„Bhopal: A prayer for rain” is a harrowing tale based on real events that happened exactly 30 years ago in India. Back then the worst industrial disaster in history happened, as poisonous gas from the factory is released into the air following a storage tank explosion, claiming well over 15,000 lives and causing countless injuries. I had no idea about this event until now. The movie follows a family and tells the story from their perspective. This is a heart wrenching story and the music was written by Benjamin Wallfisch, one of the most exciting composers from the past few years.
It’s an interesting choice from the composer to start with “Elegy for Bhopal”. This is our introduction to the story: a heartbreaking piece of music which silences everything else and makes the listener aware of the tragedy. You can’t get over this cue and it tells you what to expect. Make no mistake about this score, have no hope of something happy. Beautiful composition and a worthy prelude.
Once this is out of the way we get the “Introduction” and I appreciate even more the fact that the score started the way it did. “Introduction” is a light and almost jolly at times guitar based track which could have given me the wrong impression about this score. Even when I watch a movie I sometimes prefer this construction where it begins with the conclusion and then shows us how it got there. From the music “Bhopal” sounds like a lovely place. This will make it even more difficult to witness its destruction. Flute and sweet piano grace this theme and an Oriental echo leaves me longing at the end.
“Rickshaw” is a fun ethnic Indian cue with a guy rapping very fast. It suggests the busy nature of India and the wonderful madness of that world. “Prayer” takes us out of there and relaxes us with a Thomas Newman like piano vibe.
“A drop on the arm” must be the moment when things begin to go wrong. The music is intense and makes my skin crawl. There’s no going back after this. It’s a proper horror cue and it will leave a mark. The composer chose to take the thick dark route for the disaster cues and it was a good choice. This isn’t a Godzilla or earthquake type disaster which needs explosive music. This is a slow developing calamity which takes over an entire community step by step. It grows and spreads its ugly and deadly poison slowly and implacably. You get all this from the brilliant cue “Disaster” right up to the poignant conclusion. The doubts start then. “Are we safe?” keeps the darkness and makes it uncomfortable and alarming. “Good boy” makes us care. In the context of the score, even if it’s not the darkest of cues it’s still one of the most depressing.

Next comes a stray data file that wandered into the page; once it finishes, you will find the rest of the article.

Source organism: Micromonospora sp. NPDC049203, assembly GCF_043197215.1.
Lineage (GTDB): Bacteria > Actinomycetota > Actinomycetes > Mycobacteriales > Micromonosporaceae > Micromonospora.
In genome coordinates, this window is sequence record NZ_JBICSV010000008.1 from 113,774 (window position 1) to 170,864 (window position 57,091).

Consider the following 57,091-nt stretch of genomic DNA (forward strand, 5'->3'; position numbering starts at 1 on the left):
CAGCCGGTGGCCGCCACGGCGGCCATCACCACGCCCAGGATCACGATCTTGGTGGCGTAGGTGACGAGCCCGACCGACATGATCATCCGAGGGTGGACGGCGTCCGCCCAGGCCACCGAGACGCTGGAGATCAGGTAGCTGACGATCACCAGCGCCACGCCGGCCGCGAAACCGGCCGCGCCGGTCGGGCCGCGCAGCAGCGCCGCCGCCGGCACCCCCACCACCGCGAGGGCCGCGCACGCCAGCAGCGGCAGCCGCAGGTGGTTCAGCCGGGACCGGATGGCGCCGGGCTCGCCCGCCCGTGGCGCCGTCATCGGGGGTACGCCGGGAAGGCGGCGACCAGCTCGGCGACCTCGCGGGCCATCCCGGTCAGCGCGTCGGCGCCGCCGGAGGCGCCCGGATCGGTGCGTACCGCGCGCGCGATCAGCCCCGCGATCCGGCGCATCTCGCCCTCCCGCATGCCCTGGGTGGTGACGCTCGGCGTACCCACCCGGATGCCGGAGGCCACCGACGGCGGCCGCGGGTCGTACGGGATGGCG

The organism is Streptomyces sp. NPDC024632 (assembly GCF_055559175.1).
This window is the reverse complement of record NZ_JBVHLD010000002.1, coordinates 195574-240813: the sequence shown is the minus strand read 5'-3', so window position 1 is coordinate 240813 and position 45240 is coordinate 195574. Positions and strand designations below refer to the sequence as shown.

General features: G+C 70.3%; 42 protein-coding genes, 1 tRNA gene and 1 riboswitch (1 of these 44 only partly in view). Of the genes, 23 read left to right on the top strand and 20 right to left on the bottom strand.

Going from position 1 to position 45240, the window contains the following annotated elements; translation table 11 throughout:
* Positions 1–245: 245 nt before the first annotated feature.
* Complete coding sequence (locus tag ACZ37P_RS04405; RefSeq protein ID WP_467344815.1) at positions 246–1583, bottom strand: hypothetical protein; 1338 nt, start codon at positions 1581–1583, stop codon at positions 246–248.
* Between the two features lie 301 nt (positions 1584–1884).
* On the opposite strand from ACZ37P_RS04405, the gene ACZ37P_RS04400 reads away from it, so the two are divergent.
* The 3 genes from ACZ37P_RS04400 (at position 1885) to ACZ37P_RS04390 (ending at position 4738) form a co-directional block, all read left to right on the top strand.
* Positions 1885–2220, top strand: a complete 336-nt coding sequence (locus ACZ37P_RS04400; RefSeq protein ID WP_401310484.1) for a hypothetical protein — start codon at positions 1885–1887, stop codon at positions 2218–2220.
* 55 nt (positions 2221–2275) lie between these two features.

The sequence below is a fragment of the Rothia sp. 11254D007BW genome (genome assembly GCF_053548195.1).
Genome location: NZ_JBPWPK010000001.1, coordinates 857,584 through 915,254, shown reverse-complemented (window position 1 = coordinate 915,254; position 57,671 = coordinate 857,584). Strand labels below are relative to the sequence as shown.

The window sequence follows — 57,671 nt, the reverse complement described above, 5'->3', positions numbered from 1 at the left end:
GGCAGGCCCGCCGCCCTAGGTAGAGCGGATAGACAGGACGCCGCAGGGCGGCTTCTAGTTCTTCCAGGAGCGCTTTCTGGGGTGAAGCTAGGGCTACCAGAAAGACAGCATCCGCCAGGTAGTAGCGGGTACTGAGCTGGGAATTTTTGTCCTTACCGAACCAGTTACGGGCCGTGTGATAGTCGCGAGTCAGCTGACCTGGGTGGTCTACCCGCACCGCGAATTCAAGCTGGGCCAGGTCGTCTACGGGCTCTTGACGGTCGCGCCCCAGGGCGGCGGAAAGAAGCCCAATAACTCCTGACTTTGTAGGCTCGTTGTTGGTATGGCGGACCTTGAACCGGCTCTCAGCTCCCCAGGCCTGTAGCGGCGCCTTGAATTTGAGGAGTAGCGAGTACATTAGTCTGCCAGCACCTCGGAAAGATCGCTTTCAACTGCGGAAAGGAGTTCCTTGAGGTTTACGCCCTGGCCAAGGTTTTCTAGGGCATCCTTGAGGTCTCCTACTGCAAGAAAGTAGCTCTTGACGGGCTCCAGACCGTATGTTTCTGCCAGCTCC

I get lost in the rich web that Benjamin Wallfisch weaves. It’s a nice feeling to get lost in music like this, even if it will be difficult to listen to again because of how heavy and dark it is. This score could have worked very well for a horror movie and it’s even more effective when you know it’s for a true story. You should listen to this beautiful and meaningful elegy. It’s a composition that will leave an echo and maybe even make you research the incident. The composer did the story justice and treated it with love and care. It would be a shame to miss “Bhopal: A prayer for rain”.
Cue rating: 93 / 100
Total minutes of excellence: 24 / 40
Album excellence: 60%
Elegy For Bhopal
A Prayer For Rain